They evolve over time to reduce their weight and can control the lift from their hydrogen bladders by contracting or expanding them. Eventually they complete the transition to becoming airborne, and in the process avoiding all predators that might attack them. They drift on the winds much of the time using modified tails and fore-legs as wings to maneuver and grazing from the tops of trees, their long necks now being used to reach down rather than up. They can land and do so if the wind becomes too strong but they spend most of their time drifting at fairly low altitude and grazing from the tree-tops beneath.

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If it were me, I wouldn't start with whales, but with arboreal creatures like flying squirrels. They can actually stay aloft quite a while, depending on the winds.

If there were some kind of selective advantage to staying aloft longer ... well that's probably how birds initially evolved. But say instead of developing wings to keep a loft a bit longer, they instead hit on producing and saving lighter-than air stomach gasses (most likely hydrogen).

Now if there's some good reason to be aloft, and you don't have to be terribly fast to catch your food (like raptors do), then there's no reason why a body set up this way couldn't be sized up drastically. There's a certain amount of "overhead" weight for internal organs, but as you size the body up you'd have a higher and higher percentage of volume devoted to holding the lighter-than-air gasses, and could also scoop up greater amounts of food in one pass.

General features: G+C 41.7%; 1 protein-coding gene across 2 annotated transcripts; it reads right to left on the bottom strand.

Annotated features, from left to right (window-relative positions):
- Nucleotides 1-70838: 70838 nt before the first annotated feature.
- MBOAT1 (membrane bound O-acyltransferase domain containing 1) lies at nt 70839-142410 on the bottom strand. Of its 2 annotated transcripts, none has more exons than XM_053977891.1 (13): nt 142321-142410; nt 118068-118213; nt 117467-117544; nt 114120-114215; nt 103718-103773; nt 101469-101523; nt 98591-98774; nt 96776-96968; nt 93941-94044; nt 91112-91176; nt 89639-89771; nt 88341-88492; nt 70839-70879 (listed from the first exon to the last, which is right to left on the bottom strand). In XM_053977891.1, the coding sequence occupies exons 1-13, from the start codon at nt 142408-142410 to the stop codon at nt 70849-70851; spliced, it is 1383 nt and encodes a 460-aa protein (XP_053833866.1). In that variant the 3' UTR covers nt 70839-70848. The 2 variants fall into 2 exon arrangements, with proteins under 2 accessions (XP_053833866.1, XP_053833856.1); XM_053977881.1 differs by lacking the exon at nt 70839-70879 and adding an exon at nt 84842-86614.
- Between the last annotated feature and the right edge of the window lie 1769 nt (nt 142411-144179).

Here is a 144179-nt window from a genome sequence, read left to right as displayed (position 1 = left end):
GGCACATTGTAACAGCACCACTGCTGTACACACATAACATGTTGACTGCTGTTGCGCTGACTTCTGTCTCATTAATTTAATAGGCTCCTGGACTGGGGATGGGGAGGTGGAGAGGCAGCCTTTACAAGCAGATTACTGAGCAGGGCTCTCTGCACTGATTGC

So what I'd do at this point is also design a prey for these creatures; some kind of airborne equivalent to krill and/or plankton. If they stick to hovering just off the ground then pollen and/or insects might foot the bill. For higher up, you'd have to invent those creatures too.

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Flying squirrels were actually one of two routes I considered along with giraffes. In many ways it's better as a starting point but the weakness in your suggestion is it doesn't really explain how they feed. – Tim B Feb 12 at 9:53
    
@TimB - I thought my last paragraph entirely addressed how they'd feed. Presumably if they are eating the equivalent of krill and/or plankton, they'd do so in a manner similar to how filter-feeders (baleen whales, whale sharks, etc.) in the ocean do: open their mouths and move through big clouds of food scooping up what's there. I thought that was implied by the body size and choice of food. Do I need to be more explicit? – T.E.D. Feb 12 at 14:26